Divorce isn't pretty, but couples in Japan have found a way to make it amicable and celebrate in style. Just as most folks have a special ceremony and a party when they get married, Japanese couples who have chosen to divorce have found a way to split with a divorce ceremony that ritually separates the unhappy couples.
According to reports, the divorce ceremonies in Japan consist of a buffet meal and end with a ceremonial smashing of wedding rings--a somewhat reversal from most wedding ceremonies that have vows, rings and end with a meal and celebration.
The divorce ceremony sees couples dress in Sunday best and is held just before the couple files for divorce. Obviously, a divorce ceremony would only happen with a couple who are divorcing on good terms and able to still be in the same room, but for many that would not be the case. As a point of symbolism, it must certainly stand as a fitting end to something that also began with a ceremony and celebration.
Divorce parties may or may not be here to stay and who knows, the idea may catch on in more countries than just Japan, but this certainly isn't the only interesting tradition and custom where divorce is concerned.
Take for instance the ancient Romans. Not only did they take over most of the world, but they had some unique ideas about marriage and divorce.An unhappy couple could divorce by declaring in front of seven witnesses that they no longer wished to live together. Nothing else was required.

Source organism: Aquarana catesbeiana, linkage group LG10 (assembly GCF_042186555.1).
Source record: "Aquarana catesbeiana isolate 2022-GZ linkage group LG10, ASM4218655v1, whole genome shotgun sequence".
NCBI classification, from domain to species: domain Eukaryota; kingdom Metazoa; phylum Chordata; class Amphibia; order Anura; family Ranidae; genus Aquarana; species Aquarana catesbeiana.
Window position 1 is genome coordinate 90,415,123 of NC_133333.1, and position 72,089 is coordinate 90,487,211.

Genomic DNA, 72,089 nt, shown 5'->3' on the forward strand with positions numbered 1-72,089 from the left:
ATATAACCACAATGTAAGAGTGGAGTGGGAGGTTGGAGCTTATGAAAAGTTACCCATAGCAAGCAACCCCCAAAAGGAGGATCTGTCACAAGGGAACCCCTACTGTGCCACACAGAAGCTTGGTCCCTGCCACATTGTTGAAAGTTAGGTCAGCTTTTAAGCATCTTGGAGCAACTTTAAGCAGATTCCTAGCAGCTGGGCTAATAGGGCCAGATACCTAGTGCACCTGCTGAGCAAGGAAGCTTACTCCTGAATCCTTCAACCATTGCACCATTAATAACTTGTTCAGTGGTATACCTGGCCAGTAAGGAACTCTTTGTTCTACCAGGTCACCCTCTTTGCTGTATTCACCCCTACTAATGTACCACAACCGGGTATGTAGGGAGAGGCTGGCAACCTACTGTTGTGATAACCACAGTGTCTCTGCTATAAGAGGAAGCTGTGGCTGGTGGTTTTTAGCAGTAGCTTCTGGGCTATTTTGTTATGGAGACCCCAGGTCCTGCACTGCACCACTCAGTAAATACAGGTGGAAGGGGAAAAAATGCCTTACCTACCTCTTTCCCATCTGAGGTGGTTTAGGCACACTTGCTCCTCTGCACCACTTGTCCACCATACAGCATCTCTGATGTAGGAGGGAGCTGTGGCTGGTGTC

The divorced woman received her full dowry back then returned to her father's protection. If she was an independent woman prior to the marriage--meaning she took care of herself and was not a ward of her father--she returned to that state after divorce.
The Egyptians saw marriage and divorce pretty much the same as the Romans. It was not a legal contract but rather a personal decision that couples entered into or dropped out of by declaration of intent to live together or apart.
It was tough--and expensive--to divorce your spouse if you lived in Victorian England. The law was definitely on the husband's side and obtaining a divorce was so difficult that most couples simply didn't do it. They stayed married and made the best of things.
Jewish law allows that a man and a woman may divorce by prior consent of both when the husband hands the wife a get in front of kosher witnesses and a rabbinical court made up of three rabbis. A get is a witnessed document that declares the man's intent to divorce his wife and must be initiated by the husband. Even if a Jewish couple receives a civil divorce, they are still considered 100 percent married unless they go through the proper steps of presenting the get in order to divorce according to Jewish law.